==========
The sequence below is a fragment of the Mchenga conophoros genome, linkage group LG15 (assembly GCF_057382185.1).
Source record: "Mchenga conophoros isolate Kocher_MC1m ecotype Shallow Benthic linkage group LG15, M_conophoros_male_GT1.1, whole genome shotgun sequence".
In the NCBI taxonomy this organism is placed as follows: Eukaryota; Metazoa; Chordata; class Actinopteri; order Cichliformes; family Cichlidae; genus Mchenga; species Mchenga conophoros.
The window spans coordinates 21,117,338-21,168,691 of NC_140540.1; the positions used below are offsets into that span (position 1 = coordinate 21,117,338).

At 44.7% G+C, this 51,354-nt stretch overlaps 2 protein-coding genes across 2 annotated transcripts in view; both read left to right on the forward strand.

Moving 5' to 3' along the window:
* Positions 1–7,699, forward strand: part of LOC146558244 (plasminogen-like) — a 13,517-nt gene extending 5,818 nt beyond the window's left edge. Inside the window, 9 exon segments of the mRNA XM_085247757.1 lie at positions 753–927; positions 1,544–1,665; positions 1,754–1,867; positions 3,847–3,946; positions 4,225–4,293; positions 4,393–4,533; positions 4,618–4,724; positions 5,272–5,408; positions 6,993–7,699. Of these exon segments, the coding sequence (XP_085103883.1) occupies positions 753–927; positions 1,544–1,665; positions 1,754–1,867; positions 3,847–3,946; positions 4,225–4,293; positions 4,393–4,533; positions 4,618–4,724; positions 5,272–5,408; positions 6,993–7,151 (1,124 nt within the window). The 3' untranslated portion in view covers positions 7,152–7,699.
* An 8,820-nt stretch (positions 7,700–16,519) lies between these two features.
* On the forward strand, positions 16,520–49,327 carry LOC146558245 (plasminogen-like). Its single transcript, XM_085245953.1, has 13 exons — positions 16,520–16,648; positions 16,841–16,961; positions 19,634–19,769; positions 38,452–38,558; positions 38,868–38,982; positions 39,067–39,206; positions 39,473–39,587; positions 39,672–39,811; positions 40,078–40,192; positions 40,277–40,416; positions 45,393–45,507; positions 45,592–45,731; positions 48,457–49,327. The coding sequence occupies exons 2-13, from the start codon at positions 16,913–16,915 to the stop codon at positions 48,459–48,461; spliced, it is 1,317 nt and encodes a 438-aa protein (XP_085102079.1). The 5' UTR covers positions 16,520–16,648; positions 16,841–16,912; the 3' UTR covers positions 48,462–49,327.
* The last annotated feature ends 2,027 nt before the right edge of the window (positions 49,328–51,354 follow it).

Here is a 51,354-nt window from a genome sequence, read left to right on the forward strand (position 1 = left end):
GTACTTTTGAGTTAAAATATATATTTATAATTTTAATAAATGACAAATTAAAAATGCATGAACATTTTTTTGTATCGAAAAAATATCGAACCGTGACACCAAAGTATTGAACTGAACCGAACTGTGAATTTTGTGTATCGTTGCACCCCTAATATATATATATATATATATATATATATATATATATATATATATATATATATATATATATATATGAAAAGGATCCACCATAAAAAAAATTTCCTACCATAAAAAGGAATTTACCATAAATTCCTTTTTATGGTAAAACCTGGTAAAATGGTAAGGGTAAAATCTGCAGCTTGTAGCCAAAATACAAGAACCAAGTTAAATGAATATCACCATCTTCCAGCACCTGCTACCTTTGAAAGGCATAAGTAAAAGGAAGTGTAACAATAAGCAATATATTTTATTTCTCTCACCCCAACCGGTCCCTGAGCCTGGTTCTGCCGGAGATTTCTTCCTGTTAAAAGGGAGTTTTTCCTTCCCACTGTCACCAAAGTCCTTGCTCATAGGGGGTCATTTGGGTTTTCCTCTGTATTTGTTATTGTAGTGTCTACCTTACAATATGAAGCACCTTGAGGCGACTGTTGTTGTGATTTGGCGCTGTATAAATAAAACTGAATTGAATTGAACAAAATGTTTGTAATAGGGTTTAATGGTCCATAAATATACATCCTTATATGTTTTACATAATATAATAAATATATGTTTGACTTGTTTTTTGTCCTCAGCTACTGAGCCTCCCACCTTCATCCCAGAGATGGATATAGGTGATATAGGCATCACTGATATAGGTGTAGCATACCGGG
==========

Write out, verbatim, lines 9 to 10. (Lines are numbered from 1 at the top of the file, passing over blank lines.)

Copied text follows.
* On the forward strand, positions 16,520–49,327 carry LOC146558245 (plasminogen-like). Its single transcript, XM_085245953.1, has 13 exons — positions 16,520–16,648; positions 16,841–16,961; positions 19,634–19,769; positions 38,452–38,558; positions 38,868–38,982; positions 39,067–39,206; positions 39,473–39,587; positions 39,672–39,811; positions 40,078–40,192; positions 40,277–40,416; positions 45,393–45,507; positions 45,592–45,731; positions 48,457–49,327. The coding sequence occupies exons 2-13, from the start codon at positions 16,913–16,915 to the stop codon at positions 48,459–48,461; spliced, it is 1,317 nt and encodes a 438-aa protein (XP_085102079.1). The 5' UTR covers positions 16,520–16,648; positions 16,841–16,912; the 3' UTR covers positions 48,462–49,327.
* The last annotated feature ends 2,027 nt before the right edge of the window (positions 49,328–51,354 follow it).